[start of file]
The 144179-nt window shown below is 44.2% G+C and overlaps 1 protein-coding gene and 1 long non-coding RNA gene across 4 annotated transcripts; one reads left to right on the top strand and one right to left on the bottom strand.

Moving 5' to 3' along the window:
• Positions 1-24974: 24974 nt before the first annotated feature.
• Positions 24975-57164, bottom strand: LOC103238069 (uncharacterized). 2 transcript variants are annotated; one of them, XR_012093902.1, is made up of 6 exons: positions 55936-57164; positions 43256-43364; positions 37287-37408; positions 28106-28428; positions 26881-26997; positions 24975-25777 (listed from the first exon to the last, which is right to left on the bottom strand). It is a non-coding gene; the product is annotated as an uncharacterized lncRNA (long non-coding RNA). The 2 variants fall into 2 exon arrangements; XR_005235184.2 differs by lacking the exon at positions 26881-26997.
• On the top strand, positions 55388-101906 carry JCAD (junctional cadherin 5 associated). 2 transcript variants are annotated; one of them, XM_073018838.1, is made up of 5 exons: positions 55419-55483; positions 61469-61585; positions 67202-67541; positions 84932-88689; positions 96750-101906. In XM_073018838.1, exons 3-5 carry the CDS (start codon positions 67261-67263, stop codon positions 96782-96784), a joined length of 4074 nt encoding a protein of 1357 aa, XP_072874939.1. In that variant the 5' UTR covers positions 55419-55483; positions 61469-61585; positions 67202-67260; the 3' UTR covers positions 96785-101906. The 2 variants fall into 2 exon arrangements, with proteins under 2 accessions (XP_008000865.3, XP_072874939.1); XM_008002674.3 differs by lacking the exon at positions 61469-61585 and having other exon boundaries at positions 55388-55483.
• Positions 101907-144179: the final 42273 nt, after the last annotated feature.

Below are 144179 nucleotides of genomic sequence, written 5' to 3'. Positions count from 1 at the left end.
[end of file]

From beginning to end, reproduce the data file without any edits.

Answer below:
The 144179-nt window shown below is 44.2% G+C and overlaps 1 protein-coding gene and 1 long non-coding RNA gene across 4 annotated transcripts; one reads left to right on the top strand and one right to left on the bottom strand.

Moving 5' to 3' along the window:
• Positions 1-24974: 24974 nt before the first annotated feature.
• Positions 24975-57164, bottom strand: LOC103238069 (uncharacterized). 2 transcript variants are annotated; one of them, XR_012093902.1, is made up of 6 exons: positions 55936-57164; positions 43256-43364; positions 37287-37408; positions 28106-28428; positions 26881-26997; positions 24975-25777 (listed from the first exon to the last, which is right to left on the bottom strand). It is a non-coding gene; the product is annotated as an uncharacterized lncRNA (long non-coding RNA). The 2 variants fall into 2 exon arrangements; XR_005235184.2 differs by lacking the exon at positions 26881-26997.
• On the top strand, positions 55388-101906 carry JCAD (junctional cadherin 5 associated). 2 transcript variants are annotated; one of them, XM_073018838.1, is made up of 5 exons: positions 55419-55483; positions 61469-61585; positions 67202-67541; positions 84932-88689; positions 96750-101906. In XM_073018838.1, exons 3-5 carry the CDS (start codon positions 67261-67263, stop codon positions 96782-96784), a joined length of 4074 nt encoding a protein of 1357 aa, XP_072874939.1. In that variant the 5' UTR covers positions 55419-55483; positions 61469-61585; positions 67202-67260; the 3' UTR covers positions 96785-101906. The 2 variants fall into 2 exon arrangements, with proteins under 2 accessions (XP_008000865.3, XP_072874939.1); XM_008002674.3 differs by lacking the exon at positions 61469-61585 and having other exon boundaries at positions 55388-55483.
• Positions 101907-144179: the final 42273 nt, after the last annotated feature.

Below are 144179 nucleotides of genomic sequence, written 5' to 3'. Positions count from 1 at the left end.